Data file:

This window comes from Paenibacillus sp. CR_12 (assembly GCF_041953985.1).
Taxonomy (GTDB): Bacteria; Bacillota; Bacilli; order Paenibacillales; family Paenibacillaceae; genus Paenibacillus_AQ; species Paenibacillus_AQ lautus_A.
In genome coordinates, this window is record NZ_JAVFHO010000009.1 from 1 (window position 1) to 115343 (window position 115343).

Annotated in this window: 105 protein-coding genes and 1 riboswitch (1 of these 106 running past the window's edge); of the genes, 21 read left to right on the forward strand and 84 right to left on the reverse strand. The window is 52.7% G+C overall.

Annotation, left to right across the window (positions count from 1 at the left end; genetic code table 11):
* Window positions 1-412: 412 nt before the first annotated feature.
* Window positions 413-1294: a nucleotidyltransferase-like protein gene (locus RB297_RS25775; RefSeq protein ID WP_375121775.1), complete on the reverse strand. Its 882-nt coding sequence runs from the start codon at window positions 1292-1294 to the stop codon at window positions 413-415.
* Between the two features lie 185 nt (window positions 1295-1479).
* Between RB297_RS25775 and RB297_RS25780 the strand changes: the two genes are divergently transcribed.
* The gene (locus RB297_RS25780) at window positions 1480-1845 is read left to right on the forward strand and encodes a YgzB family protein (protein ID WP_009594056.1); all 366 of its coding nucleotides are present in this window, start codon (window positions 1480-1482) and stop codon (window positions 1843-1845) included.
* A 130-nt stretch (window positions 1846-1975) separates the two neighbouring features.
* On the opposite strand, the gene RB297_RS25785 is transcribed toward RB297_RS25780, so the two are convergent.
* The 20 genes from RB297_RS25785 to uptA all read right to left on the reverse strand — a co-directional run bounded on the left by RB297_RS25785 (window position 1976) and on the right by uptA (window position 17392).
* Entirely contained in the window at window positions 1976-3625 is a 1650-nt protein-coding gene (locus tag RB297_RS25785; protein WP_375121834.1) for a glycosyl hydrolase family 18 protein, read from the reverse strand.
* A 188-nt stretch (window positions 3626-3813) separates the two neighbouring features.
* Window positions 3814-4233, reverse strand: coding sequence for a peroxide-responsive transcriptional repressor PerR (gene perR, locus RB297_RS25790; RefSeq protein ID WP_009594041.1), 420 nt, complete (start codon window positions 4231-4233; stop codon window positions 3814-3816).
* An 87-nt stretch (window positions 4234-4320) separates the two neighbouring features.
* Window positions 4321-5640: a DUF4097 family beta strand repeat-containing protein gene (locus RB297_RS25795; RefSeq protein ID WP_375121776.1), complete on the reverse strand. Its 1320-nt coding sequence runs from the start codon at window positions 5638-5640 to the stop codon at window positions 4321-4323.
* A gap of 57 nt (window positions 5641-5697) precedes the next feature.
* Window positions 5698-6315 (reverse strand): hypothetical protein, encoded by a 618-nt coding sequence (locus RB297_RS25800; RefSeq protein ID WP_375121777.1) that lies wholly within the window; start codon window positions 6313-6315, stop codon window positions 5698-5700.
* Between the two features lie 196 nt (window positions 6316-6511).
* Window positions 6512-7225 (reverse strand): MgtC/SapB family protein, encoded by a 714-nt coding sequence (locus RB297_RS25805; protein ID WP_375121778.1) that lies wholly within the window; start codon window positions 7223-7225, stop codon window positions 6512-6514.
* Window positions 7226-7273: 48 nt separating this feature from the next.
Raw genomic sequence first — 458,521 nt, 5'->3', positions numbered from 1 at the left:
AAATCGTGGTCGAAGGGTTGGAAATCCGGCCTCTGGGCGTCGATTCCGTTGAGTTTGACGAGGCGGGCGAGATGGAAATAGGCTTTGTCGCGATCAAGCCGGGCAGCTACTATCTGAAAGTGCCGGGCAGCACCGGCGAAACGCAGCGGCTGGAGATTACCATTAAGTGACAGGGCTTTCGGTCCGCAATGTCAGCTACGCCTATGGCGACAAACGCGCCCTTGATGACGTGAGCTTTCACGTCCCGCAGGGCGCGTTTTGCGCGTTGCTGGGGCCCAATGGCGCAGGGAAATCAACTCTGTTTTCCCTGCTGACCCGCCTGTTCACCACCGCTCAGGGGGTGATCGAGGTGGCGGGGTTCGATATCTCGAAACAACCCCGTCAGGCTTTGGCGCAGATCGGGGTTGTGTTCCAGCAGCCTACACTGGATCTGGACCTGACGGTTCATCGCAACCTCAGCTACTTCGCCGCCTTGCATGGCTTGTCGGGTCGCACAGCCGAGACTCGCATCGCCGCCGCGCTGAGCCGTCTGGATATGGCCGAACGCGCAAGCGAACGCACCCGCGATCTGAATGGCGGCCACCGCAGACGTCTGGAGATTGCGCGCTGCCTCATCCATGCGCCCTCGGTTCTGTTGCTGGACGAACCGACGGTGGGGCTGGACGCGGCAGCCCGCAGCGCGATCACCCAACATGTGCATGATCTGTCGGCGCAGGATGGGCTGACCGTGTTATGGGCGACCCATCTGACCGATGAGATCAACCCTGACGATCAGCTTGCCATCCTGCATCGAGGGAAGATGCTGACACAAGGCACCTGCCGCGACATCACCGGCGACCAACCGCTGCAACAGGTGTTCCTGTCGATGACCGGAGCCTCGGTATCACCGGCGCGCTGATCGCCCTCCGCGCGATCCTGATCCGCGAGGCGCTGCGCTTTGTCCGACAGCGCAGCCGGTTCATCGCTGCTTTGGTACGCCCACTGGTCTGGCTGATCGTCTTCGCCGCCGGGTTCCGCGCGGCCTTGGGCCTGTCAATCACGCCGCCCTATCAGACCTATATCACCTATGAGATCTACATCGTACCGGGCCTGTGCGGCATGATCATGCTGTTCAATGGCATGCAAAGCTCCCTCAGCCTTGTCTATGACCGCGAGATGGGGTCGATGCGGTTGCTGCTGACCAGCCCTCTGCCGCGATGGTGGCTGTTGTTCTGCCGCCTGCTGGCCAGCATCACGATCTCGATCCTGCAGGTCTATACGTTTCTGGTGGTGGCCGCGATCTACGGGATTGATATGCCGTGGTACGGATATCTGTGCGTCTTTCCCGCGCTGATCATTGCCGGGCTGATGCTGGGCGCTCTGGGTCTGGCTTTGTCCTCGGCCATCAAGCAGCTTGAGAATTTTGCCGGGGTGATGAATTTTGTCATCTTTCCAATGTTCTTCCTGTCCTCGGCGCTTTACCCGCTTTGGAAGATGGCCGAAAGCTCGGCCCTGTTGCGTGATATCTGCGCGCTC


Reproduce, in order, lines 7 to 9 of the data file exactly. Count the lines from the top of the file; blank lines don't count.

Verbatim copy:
* Window positions 413-1294: a nucleotidyltransferase-like protein gene (locus RB297_RS25775; RefSeq protein ID WP_375121775.1), complete on the reverse strand. Its 882-nt coding sequence runs from the start codon at window positions 1292-1294 to the stop codon at window positions 413-415.
* Between the two features lie 185 nt (window positions 1295-1479).
* Between RB297_RS25775 and RB297_RS25780 the strand changes: the two genes are divergently transcribed.